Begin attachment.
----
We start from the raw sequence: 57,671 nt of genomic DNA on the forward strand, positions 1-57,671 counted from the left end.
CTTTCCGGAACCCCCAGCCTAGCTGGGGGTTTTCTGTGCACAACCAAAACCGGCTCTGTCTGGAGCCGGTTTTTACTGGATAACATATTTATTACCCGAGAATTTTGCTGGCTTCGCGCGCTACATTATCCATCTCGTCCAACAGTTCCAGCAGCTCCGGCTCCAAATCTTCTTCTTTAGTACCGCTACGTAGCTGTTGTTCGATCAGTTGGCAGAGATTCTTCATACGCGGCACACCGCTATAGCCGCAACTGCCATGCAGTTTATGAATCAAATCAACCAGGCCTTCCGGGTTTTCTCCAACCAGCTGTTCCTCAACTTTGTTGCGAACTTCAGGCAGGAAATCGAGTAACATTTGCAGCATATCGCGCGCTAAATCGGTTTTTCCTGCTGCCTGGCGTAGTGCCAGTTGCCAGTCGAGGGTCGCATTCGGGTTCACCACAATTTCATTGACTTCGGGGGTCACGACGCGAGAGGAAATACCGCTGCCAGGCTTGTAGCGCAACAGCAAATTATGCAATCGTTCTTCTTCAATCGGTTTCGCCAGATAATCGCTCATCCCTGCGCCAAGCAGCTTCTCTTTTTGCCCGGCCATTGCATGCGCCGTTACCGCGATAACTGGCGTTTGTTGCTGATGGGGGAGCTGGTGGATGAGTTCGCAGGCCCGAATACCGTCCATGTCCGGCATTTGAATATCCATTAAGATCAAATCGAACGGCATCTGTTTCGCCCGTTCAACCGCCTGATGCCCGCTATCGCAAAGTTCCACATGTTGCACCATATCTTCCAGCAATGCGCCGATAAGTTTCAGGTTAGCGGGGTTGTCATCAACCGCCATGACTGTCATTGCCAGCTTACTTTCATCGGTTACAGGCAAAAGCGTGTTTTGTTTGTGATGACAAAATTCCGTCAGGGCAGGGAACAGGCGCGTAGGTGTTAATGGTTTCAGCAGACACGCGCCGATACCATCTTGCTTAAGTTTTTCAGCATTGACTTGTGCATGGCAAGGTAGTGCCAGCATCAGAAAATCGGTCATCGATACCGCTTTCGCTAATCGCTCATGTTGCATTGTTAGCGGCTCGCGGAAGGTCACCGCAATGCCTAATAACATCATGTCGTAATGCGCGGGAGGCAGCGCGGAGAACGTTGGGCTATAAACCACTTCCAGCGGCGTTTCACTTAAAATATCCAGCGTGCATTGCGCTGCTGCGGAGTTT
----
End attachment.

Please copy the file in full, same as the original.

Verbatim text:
We start from the raw sequence: 57,671 nt of genomic DNA on the forward strand, positions 1-57,671 counted from the left end.
CTTTCCGGAACCCCCAGCCTAGCTGGGGGTTTTCTGTGCACAACCAAAACCGGCTCTGTCTGGAGCCGGTTTTTACTGGATAACATATTTATTACCCGAGAATTTTGCTGGCTTCGCGCGCTACATTATCCATCTCGTCCAACAGTTCCAGCAGCTCCGGCTCCAAATCTTCTTCTTTAGTACCGCTACGTAGCTGTTGTTCGATCAGTTGGCAGAGATTCTTCATACGCGGCACACCGCTATAGCCGCAACTGCCATGCAGTTTATGAATCAAATCAACCAGGCCTTCCGGGTTTTCTCCAACCAGCTGTTCCTCAACTTTGTTGCGAACTTCAGGCAGGAAATCGAGTAACATTTGCAGCATATCGCGCGCTAAATCGGTTTTTCCTGCTGCCTGGCGTAGTGCCAGTTGCCAGTCGAGGGTCGCATTCGGGTTCACCACAATTTCATTGACTTCGGGGGTCACGACGCGAGAGGAAATACCGCTGCCAGGCTTGTAGCGCAACAGCAAATTATGCAATCGTTCTTCTTCAATCGGTTTCGCCAGATAATCGCTCATCCCTGCGCCAAGCAGCTTCTCTTTTTGCCCGGCCATTGCATGCGCCGTTACCGCGATAACTGGCGTTTGTTGCTGATGGGGGAGCTGGTGGATGAGTTCGCAGGCCCGAATACCGTCCATGTCCGGCATTTGAATATCCATTAAGATCAAATCGAACGGCATCTGTTTCGCCCGTTCAACCGCCTGATGCCCGCTATCGCAAAGTTCCACATGTTGCACCATATCTTCCAGCAATGCGCCGATAAGTTTCAGGTTAGCGGGGTTGTCATCAACCGCCATGACTGTCATTGCCAGCTTACTTTCATCGGTTACAGGCAAAAGCGTGTTTTGTTTGTGATGACAAAATTCCGTCAGGGCAGGGAACAGGCGCGTAGGTGTTAATGGTTTCAGCAGACACGCGCCGATACCATCTTGCTTAAGTTTTTCAGCATTGACTTGTGCATGGCAAGGTAGTGCCAGCATCAGAAAATCGGTCATCGATACCGCTTTCGCTAATCGCTCATGTTGCATTGTTAGCGGCTCGCGGAAGGTCACCGCAATGCCTAATAACATCATGTCGTAATGCGCGGGAGGCAGCGCGGAGAACGTTGGGCTATAAACCACTTCCAGCGGCGTTTCACTTAAAATATCCAGCGTGCATTGCGCTGCTGCGGAGTTT